Authors of section


Edward Ellis III, Warren Schubert

Executive Editors

Zein Gossous, Uzair Luqman, Rafael Cypriano, Peter Aquilina, Irfan Shah, Florian M Thieringer

General Editor

Daniel Buchbinder

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Coronoid process fractures

1. Diagnosis

Fractures of the coronoid process are relatively uncommon. It is generally accepted that they account for approximately 1% of all mandible fractures. The coronoid process is infrequently fractured because the zygomatic arch protects it.

A diagnosed coronoid fracture is an indication for the surgeon to look for an associated zygomatic arch fracture.

Coronoid process fractures

Coronoid fractures are often incidental findings on x-rays when looking for associated maxillofacial injuries.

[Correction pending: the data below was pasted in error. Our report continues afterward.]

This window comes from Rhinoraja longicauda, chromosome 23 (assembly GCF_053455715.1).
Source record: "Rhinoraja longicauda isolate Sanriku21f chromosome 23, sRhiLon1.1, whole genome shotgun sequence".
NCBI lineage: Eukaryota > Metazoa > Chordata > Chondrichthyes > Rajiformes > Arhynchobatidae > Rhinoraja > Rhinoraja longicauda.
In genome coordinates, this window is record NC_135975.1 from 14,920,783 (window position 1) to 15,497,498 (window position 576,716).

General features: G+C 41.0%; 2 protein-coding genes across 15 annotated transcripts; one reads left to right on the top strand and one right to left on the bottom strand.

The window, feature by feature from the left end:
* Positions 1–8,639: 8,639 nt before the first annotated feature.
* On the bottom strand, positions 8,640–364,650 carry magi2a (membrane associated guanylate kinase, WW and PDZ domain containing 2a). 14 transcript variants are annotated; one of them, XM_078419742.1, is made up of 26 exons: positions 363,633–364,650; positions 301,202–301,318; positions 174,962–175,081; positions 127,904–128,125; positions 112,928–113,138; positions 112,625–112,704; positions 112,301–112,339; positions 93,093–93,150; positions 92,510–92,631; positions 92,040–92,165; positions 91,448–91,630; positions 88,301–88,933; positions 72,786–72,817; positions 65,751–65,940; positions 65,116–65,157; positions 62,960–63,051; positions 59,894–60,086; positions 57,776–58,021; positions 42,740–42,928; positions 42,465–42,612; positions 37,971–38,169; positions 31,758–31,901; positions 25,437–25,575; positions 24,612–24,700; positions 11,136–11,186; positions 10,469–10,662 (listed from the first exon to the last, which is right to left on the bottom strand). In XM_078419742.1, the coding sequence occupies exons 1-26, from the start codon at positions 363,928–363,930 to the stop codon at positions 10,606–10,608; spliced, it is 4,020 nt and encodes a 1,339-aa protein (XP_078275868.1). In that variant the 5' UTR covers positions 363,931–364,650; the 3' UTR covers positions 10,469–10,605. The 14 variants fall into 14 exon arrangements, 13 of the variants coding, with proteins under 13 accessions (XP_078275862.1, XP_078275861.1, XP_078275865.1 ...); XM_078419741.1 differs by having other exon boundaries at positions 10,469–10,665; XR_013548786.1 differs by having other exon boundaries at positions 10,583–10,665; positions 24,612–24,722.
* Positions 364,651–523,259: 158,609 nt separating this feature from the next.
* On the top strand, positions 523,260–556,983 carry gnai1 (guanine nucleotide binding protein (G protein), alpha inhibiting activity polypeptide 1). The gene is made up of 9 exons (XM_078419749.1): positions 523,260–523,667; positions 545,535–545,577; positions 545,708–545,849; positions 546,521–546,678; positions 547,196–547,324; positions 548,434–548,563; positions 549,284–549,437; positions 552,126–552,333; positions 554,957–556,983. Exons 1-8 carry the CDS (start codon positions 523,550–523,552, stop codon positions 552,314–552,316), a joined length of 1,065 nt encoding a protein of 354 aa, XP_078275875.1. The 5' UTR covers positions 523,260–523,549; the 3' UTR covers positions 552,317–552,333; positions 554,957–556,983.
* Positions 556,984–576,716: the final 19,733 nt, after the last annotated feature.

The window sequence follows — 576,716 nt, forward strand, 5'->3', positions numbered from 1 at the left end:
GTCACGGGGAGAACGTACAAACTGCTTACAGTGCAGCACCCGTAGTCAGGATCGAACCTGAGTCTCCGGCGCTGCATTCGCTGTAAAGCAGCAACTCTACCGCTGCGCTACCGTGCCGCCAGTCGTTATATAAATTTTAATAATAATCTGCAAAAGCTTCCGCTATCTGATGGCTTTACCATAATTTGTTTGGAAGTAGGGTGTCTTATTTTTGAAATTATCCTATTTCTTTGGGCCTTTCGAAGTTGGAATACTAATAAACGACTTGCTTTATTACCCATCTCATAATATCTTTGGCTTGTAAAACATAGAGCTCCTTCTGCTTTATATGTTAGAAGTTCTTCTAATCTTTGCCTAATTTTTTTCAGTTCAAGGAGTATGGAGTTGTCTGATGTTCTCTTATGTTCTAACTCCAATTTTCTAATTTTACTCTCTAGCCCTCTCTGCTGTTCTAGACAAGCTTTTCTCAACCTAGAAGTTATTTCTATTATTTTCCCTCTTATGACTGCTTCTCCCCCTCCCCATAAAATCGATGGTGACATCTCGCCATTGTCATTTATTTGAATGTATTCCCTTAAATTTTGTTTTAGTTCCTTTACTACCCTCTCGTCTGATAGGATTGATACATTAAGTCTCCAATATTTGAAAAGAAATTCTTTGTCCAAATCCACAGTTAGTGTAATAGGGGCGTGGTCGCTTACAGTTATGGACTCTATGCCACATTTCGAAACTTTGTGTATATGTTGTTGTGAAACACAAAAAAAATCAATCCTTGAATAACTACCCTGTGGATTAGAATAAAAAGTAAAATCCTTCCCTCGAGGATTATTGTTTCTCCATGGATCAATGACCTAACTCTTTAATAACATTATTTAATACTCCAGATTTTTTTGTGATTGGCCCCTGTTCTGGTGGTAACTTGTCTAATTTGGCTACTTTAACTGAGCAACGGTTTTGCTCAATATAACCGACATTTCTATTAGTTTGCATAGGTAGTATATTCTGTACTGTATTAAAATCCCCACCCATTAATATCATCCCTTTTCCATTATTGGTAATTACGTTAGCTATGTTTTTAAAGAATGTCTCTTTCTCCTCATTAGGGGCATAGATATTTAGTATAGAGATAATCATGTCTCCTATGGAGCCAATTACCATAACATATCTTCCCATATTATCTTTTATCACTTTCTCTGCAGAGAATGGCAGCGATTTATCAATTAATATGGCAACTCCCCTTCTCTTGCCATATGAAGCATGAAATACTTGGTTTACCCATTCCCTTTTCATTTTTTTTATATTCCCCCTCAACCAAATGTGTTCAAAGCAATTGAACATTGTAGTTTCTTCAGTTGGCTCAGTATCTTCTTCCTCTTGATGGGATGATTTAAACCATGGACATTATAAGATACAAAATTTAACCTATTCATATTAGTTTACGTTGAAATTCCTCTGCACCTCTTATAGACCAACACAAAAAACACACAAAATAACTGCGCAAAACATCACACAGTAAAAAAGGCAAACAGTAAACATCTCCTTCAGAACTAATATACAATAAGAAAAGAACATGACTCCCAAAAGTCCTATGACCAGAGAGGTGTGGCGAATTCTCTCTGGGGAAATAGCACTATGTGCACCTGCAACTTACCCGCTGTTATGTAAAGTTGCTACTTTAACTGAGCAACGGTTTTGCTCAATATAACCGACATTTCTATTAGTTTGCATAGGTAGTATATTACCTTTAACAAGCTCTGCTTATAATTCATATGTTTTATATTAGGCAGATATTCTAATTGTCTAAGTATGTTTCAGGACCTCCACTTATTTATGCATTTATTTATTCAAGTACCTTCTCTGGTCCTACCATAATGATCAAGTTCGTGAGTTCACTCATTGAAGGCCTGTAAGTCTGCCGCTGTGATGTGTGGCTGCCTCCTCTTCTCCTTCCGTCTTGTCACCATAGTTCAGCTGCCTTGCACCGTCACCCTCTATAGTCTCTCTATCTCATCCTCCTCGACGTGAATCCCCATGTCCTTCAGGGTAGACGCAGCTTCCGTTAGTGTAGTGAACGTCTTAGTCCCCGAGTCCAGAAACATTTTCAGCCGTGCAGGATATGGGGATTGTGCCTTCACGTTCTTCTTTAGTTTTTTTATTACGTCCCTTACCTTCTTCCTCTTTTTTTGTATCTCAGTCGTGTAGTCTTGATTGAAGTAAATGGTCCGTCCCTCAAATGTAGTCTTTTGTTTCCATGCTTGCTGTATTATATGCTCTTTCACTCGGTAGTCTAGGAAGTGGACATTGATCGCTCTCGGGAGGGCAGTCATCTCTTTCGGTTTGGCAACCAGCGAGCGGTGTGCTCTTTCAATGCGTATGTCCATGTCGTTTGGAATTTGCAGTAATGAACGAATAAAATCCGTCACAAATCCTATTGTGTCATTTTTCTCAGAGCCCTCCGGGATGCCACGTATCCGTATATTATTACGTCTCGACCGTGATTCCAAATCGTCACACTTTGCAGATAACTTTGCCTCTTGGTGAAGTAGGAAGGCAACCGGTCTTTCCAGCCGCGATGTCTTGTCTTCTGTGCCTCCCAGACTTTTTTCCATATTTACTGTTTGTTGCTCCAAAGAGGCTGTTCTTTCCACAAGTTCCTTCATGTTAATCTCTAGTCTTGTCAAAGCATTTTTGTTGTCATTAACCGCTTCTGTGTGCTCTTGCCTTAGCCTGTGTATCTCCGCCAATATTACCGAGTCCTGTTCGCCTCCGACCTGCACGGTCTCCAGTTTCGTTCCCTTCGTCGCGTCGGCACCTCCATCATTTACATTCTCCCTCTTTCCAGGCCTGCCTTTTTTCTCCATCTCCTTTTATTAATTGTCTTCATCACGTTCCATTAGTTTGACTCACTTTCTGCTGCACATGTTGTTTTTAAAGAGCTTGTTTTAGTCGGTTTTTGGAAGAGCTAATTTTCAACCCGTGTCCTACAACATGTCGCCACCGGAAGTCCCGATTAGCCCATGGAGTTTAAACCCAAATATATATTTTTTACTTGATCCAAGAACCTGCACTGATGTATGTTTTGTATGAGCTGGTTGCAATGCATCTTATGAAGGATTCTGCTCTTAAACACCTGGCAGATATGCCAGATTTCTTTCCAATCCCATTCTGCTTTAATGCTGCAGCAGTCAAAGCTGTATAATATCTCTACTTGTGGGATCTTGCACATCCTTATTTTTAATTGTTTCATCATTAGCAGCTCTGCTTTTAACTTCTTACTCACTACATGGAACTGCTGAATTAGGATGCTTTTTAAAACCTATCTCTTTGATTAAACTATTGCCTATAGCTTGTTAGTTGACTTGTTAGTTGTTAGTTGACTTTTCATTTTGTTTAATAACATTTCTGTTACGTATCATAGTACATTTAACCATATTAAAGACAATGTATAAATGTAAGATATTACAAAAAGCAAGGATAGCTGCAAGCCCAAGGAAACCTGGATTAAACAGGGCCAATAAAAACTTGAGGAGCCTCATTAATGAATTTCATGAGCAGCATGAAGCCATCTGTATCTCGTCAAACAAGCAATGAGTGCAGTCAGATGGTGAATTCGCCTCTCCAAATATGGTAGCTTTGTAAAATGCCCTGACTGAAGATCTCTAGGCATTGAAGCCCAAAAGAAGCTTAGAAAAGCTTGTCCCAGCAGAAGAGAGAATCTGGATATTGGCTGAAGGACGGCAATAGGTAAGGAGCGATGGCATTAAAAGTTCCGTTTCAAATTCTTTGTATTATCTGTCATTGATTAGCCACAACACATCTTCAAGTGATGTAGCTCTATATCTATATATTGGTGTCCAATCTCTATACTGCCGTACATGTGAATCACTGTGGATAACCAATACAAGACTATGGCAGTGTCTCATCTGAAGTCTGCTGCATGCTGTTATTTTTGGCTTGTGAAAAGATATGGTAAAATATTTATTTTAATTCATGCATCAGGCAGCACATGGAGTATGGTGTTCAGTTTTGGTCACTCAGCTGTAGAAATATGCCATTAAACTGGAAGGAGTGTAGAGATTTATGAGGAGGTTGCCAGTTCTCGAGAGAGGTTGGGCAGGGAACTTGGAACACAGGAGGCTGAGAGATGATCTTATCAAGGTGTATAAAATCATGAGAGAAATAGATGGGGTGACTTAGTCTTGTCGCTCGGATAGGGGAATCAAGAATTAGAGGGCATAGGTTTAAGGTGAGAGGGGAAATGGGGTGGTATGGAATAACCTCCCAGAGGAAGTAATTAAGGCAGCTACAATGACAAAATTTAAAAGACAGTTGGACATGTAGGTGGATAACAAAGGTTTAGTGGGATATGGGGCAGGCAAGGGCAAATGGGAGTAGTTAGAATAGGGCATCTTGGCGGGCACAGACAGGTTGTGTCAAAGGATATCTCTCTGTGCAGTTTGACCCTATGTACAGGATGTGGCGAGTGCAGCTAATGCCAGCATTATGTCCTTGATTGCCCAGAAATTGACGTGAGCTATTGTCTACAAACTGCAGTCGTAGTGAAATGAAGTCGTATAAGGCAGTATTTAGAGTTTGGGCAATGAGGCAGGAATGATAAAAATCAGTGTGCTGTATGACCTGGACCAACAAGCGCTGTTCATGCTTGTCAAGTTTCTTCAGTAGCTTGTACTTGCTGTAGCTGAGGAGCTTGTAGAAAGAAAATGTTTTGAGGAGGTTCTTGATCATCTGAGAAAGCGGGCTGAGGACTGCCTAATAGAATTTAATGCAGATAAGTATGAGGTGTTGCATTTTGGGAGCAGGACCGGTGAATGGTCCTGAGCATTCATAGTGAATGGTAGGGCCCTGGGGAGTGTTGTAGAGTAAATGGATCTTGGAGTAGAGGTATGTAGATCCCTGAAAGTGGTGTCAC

Diagnosis of a coronoid process fracture would most likely be made on a panoramic x-ray or CT scan. Most commonly, there are other associated fractures. Isolated fractures of the coronoid process are extremely rare.

Coronoid process on panoramic X-ray

CT scans provide the best delineation of coronoid fracture morphology. This CT scan demonstrates a fracture of the left coronoid process.

Note the associated fracture of the mandibular angle region.

This CT scan demonstrates a fracture of the left coronoid process.

2. Indications for treatment

Very rarely does a fracture of the coronoid process require treatment. Most fractures are observed. Some surgeons would advocate the removal of the coronoid process in case of persistent mouth-opening restrictions.

In a surgically treated comminuted ramus fracture, an associated coronoid fracture may be reduced and fixed.

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